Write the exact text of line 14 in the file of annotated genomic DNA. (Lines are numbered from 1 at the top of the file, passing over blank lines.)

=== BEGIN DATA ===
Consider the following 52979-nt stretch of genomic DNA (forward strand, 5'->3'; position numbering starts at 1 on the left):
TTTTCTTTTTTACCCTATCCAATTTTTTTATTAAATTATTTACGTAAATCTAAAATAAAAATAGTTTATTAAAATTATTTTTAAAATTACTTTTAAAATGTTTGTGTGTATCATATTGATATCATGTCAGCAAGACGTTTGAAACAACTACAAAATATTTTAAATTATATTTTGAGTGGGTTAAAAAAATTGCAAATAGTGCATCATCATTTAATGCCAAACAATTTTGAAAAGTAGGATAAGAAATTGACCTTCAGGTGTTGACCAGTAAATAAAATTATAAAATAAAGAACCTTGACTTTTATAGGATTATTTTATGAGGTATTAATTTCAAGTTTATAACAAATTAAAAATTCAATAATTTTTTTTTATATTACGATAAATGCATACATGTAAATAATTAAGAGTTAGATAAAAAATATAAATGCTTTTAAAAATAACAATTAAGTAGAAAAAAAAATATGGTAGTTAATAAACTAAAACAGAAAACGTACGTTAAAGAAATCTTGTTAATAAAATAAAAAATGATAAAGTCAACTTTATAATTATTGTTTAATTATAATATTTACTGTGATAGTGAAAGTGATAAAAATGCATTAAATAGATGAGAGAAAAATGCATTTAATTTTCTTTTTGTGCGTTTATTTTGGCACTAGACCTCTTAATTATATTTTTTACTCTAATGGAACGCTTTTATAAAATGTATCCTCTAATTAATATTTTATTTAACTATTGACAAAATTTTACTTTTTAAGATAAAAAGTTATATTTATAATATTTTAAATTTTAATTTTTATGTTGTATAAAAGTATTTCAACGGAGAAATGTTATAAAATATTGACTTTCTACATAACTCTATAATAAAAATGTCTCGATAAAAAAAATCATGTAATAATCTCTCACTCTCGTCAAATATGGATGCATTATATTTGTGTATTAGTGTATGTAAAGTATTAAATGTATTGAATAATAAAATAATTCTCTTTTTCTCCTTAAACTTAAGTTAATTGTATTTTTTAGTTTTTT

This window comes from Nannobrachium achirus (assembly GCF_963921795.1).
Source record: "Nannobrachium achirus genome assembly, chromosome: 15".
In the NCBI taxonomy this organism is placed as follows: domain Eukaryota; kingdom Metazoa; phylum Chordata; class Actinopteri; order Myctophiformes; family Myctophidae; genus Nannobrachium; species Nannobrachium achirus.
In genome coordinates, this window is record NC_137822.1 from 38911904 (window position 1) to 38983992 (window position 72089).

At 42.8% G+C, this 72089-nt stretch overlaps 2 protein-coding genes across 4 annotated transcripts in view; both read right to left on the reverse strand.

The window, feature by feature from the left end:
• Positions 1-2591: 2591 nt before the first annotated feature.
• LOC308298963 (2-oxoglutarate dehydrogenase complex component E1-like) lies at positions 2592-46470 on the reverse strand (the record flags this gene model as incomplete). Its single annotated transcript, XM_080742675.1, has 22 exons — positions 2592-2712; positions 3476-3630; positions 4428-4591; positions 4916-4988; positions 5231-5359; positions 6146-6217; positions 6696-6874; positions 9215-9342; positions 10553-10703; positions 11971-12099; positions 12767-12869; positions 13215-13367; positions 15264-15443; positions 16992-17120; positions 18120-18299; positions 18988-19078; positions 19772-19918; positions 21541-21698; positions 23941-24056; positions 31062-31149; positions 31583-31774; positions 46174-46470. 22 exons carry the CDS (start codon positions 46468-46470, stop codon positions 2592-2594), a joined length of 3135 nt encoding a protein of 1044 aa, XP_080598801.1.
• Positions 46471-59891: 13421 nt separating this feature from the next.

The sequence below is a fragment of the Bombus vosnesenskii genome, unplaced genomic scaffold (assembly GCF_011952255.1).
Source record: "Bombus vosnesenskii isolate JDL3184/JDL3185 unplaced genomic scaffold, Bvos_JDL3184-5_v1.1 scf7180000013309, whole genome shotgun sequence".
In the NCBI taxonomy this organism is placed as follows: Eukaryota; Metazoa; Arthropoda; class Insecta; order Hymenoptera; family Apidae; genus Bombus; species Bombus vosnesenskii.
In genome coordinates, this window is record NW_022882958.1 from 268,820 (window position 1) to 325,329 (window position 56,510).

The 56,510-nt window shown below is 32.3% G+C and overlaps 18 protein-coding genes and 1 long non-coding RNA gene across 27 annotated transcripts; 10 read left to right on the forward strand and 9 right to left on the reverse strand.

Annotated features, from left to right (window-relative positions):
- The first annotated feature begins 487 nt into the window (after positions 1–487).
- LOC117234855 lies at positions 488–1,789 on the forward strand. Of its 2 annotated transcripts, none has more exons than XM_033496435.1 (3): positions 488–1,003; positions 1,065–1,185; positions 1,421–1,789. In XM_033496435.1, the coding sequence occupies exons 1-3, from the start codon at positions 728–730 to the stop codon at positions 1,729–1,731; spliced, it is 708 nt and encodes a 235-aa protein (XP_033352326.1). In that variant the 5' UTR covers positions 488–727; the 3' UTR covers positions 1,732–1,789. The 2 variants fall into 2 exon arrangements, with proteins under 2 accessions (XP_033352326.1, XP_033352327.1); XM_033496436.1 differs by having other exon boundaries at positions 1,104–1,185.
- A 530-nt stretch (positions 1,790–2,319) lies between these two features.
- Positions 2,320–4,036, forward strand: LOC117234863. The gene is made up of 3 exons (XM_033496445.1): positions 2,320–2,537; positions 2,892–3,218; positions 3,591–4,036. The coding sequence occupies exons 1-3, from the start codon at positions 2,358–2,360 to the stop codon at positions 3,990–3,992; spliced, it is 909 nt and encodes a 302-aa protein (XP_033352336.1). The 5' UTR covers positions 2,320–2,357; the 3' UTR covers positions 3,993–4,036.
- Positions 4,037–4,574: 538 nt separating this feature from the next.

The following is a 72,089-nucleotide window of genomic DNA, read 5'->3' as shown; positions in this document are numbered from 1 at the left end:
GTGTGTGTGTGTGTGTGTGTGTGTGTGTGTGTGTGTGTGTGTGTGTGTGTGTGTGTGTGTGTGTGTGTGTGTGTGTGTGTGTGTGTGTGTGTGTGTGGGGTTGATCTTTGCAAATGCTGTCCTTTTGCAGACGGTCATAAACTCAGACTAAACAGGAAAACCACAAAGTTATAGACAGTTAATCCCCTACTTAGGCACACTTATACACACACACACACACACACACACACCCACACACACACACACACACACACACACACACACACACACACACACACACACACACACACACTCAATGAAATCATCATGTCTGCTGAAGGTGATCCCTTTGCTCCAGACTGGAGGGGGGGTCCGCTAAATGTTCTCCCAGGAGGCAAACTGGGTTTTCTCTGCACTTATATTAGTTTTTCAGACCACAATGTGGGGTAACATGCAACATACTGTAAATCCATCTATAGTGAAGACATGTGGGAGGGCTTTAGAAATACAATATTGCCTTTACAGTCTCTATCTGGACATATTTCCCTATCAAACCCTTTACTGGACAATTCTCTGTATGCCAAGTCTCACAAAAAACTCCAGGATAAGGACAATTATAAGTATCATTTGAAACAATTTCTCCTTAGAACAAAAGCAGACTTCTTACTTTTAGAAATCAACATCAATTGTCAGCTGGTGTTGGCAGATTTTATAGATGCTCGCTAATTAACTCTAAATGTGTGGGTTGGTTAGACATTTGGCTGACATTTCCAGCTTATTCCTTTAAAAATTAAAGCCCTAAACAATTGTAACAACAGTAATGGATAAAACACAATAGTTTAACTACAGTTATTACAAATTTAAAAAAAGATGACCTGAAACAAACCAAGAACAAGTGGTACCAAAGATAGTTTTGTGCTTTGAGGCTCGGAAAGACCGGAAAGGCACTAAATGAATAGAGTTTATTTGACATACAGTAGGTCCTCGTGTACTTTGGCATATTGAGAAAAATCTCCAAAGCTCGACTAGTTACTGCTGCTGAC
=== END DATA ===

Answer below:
In the NCBI taxonomy this organism is placed as follows: Eukaryota; Metazoa; Arthropoda; class Insecta; order Hymenoptera; family Apidae; genus Bombus; species Bombus vosnesenskii.